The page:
Look closely at your existing flooring (assuming you won't be changing it). Are your floors wood? Do they have oranges or reds in them or are they brown or blonde? Is your floor tiled? Are they light, white tiles, do they have a purple tint or hints of green. If you have white floors, an ivory rug could look dingy/dirty by comparison. If your wood floors contain warm orange tones, your might want to avoid orange tones. Take this concept and apply it to any finish in the space. Then figure out what color(s) will work best in your room.
Broad strokes thinking will work best when it comes to picking the right color for your rug.
Pro Tip: When looking for the right colors in your rug, stick with goals like “I need dark blues” or “I’d love something with reds in it”.
Avoid looking for an exact match to a specific color or a paint swatch.
The more general you can be the better. The more flexibility you have here, the more options you can consider.
Today, rugs can be produced in any colors. Historically, rugs could only be produced in certain colors. Those colors were determined by the plant material local to the rug weavers and the dyes those plants could be used to produce. Some of that traditional rug coloring remains prevalent in the rug market, especially if you are considering vintage rugs.
Traditionally Common Rug Colors
Blues, reds, ivory, blacks, oranges
Knowing what colors are hard to find in the rug market, can be equality useful.
Traditionally Uncommon Rug Colors
Yellow, green, white white, purple
Think about pattern + style
Often rug color and rug style are closely related. So sometimes, if you are looking for a certain color, it can help to consider the styles that are often associated with that color.
Traditional patterned rugs tend to contain blues + reds + ivorys. Vintage Turkish rugs are often in soft pastel colors like muted orange, soft pink, light blue and muted mints. Vintage Persian rugs tend to contain lots of red, blacks and sometimes bright colors. Kilims can contain earth tones or bright vivid oranges and pinks. Moroccan rugs can be very neutral or very bright. Sari silk rugs tend to be very bright. Contemporary rugs are available in basically any color. Overdyed rugs are typically solid color rugs produced in a wide range of color as well.
Consider Quality + Price
A good quality rug, will look good and wear well over a long period of time. If a rug is in a room with people, it's going to get abused just from people walking over it.
Pro Tip: To avoid the circular process of buying and replacing rugs that aren't built to last (disposable consumption), I recommend buying rugs of good quality.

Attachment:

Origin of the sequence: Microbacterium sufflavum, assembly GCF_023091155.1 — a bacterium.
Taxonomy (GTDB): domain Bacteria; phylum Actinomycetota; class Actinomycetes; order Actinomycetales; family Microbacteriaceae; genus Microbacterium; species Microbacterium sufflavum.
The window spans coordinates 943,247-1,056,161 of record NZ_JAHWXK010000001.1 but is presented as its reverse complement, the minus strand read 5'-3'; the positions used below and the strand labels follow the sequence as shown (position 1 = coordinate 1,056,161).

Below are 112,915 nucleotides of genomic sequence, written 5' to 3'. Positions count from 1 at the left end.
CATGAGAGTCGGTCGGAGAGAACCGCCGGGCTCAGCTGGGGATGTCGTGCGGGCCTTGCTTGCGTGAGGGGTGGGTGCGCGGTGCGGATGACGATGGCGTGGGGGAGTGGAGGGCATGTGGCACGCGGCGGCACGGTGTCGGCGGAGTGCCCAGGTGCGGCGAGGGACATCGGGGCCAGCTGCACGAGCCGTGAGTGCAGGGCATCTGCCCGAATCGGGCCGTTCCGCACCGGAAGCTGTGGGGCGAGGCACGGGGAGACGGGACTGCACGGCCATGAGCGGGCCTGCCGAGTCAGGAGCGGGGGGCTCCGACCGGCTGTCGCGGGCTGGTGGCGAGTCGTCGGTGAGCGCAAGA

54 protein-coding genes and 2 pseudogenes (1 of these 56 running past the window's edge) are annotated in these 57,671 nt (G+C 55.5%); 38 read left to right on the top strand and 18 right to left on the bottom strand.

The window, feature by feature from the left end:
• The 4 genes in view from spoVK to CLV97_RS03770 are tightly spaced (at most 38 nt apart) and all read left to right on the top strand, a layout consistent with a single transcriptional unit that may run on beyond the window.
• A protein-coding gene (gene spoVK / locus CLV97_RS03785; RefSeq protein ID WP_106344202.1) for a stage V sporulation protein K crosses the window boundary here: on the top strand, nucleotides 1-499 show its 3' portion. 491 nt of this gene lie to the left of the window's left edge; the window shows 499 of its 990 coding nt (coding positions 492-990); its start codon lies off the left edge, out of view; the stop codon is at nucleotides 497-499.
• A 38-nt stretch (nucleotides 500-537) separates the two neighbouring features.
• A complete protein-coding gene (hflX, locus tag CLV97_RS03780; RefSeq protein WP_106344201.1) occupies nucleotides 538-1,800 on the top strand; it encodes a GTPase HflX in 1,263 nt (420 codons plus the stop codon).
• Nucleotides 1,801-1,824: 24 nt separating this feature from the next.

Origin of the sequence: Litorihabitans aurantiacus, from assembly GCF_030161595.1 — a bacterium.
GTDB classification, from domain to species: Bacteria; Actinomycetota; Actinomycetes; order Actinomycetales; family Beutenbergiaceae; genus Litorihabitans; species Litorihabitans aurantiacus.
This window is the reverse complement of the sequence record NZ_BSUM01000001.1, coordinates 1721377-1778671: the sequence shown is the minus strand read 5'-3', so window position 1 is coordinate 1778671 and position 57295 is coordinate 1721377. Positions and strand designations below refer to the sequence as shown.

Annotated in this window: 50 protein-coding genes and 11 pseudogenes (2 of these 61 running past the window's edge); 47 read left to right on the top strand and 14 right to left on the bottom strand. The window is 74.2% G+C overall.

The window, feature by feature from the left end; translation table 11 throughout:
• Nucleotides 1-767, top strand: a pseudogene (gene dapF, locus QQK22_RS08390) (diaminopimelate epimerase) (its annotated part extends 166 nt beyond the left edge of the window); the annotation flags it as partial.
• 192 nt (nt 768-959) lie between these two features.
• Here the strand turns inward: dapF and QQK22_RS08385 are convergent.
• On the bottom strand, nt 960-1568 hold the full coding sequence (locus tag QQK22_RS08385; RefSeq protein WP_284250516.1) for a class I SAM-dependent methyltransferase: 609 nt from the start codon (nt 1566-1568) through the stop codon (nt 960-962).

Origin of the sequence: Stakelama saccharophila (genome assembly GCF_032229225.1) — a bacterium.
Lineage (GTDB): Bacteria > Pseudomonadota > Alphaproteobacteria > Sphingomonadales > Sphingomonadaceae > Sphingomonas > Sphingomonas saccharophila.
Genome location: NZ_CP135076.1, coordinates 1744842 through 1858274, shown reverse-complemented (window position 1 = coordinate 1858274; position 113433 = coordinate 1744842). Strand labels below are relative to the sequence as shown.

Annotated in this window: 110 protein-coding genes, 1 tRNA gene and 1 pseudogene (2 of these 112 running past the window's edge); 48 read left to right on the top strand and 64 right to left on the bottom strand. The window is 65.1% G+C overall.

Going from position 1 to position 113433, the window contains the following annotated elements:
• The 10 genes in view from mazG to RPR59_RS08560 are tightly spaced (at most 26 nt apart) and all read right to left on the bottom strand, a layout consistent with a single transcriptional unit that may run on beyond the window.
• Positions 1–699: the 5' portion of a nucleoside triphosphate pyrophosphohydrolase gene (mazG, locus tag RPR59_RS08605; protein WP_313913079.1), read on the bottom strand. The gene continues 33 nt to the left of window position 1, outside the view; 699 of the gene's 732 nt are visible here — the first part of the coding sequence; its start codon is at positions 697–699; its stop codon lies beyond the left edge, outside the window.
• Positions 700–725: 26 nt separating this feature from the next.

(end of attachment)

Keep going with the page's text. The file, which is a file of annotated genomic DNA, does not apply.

Avoid the alluring price of low cost synthetic fiber machine made rugs. Yes they look good when you buy them, yes the price is appealing, but is it really a good deal if you end up buying 3 rugs overtime when you could have just bought 1 good rug that lasts?
I recommend buying wool rugs that are hand knotted. Wool is the best fiber for making high quality, everyday rugs. If you want to learn more about why wool rocks, check out my blog here. Hand knotting is the best rug making process for producing soft rugs that hold up to everyday abuse.
Hand knotted, wool rugs can be very expensive, that's one reason I curate a collection vintage pieces. I have two different rug collections in my shop dedicated to vintage rugs: Vintage Pastel Rugs, made up of softer colors, and V is for Vintage, a collection of more saturated colors. Vintage pieces are a great way to score a high quality rug for less is. Buying secondhand is good for the environment and a great way to avoid disposable shopping.
If you aren't sure about rug quality, ask questions about the rug before making your purchase and buy from people you trust who carry quality goods.
Ready to find your right or still feeling stuck?
The best way to find your right rug is to define your rugs needs within the framework of what you're likely to find in the market. The right rug does a lot for your space: it adds color, pattern and style. Rugs make rooms quieter, floors softer, and they create visual boundaries within open space that help to define the different functions within the space. A good rug can make or break a space.
If you love our rugs but you're having trouble finding the right piece for your space, hit us up! We offer complimentary rug suggestions including visuals to help you understand how one of our rugs can work in your space.
I hope this extra info helps!! Happy rug hunting!